‘If my friends or family walked past our (green water infrastructure) site with me, they got excited and wanted to help’-Josiah, 17.
Last week we had a great download with all of the citizen scientists who participated in the beta version of the citizen science program that we are helping scientists at Drexel develop. This program puts 16-65 year olds at the forefront of measuring the impact of distributed green water infrastructure projects in their communities in New York City. We are designing the program, a citizen-scientist training curriculum and a data gathering web platform for Franco Montalto at Drexel University. The work expected of the citizen scientists participating in the program is unprecedented. Most citizen scientist programs try to make it as ‘easy’ as possible to participate, at the most only expecting participants to gather one to four data points. Drexel’s program requires it’s citizen scientists to gather up to seventy different pieces of data every two weeks when they visit the site. That’s a lot and one of our challenges has been to design programming, curriculum and a web platform that build the meaning, excitement, tenacity and ownership that are necessary to keep the citizen scientists engaged and doing their very best.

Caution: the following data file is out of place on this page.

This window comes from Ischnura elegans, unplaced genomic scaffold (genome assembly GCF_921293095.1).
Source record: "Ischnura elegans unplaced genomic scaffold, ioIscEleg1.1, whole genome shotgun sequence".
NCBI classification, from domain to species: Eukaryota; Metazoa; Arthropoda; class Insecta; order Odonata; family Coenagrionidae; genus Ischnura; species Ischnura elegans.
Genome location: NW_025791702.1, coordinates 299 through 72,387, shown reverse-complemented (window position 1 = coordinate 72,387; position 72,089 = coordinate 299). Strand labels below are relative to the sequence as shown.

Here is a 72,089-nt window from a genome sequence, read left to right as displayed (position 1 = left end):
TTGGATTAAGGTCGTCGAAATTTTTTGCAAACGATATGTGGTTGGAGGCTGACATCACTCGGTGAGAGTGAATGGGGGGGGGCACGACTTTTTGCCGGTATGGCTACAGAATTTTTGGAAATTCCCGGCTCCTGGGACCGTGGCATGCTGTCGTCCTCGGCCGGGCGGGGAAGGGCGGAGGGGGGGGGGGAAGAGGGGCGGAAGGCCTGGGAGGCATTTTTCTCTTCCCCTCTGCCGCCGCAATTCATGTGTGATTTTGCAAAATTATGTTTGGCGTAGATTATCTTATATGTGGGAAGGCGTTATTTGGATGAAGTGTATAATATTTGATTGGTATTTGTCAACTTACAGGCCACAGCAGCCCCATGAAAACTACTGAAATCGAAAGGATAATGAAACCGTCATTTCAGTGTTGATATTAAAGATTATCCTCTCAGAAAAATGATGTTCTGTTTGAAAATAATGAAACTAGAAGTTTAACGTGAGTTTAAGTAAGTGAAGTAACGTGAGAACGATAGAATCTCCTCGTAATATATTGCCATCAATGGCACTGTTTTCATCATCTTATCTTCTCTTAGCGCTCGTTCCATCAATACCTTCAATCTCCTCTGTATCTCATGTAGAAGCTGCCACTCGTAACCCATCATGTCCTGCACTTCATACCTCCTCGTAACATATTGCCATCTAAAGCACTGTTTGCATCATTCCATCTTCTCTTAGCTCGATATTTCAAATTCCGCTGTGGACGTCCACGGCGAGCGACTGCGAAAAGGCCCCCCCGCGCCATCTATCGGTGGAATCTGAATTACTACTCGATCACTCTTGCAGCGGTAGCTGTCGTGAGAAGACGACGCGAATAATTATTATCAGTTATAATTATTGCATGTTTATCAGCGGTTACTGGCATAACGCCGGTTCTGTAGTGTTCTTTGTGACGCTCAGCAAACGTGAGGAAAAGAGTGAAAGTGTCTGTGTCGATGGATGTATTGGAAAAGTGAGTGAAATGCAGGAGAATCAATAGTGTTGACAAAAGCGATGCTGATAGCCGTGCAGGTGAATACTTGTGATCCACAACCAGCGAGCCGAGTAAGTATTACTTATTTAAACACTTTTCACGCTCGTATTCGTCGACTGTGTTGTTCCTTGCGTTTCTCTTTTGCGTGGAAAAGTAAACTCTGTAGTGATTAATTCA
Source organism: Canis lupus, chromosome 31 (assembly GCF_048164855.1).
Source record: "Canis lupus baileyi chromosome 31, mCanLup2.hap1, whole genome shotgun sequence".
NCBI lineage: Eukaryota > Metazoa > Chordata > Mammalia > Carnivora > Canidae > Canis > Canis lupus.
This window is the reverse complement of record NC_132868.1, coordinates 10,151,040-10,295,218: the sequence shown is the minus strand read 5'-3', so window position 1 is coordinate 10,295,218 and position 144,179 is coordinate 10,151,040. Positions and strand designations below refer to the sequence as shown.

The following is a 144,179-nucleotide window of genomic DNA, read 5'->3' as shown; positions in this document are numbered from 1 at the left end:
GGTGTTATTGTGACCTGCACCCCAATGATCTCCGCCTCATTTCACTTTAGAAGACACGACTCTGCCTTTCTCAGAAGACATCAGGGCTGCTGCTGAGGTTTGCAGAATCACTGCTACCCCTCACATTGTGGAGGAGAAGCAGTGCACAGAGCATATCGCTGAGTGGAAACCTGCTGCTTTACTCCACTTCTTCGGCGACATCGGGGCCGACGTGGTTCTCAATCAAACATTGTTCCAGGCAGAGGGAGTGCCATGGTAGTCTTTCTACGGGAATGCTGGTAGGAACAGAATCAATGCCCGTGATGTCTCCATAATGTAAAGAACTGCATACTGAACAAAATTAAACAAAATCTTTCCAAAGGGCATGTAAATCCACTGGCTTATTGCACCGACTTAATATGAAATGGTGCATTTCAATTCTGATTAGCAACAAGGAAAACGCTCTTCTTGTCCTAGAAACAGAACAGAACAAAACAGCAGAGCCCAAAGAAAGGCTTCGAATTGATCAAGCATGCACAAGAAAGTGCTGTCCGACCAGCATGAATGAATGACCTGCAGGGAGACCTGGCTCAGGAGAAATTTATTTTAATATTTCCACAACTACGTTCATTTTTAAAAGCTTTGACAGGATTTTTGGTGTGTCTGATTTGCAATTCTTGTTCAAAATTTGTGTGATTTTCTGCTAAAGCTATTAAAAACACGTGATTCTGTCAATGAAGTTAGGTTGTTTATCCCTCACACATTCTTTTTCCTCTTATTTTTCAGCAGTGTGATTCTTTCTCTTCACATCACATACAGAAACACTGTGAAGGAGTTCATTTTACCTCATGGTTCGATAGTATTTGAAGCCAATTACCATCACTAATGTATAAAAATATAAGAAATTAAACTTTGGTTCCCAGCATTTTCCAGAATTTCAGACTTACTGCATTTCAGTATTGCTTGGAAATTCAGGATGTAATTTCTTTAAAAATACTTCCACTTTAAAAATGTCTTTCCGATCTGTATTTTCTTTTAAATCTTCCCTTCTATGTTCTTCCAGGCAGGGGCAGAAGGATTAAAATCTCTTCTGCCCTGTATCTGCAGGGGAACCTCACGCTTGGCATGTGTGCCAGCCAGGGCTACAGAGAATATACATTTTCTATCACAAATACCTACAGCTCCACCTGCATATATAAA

Despite these efforts, we were concerned. This project represents a huge leap in expectations for citizen science and furthermore, the sites that are being measured are disparately located, thereby participants don’t have each other to lean on, challenge or inspire. With all of this in mind, none of the team expected the true excitement expressed by the citizen scientists during the download. In short, they not only loved doing it but what was truly surprising was that they wanted to do more, much more and not just measurement. In fact, they wanted to take full ownership of their sites, gardening and making other improvements.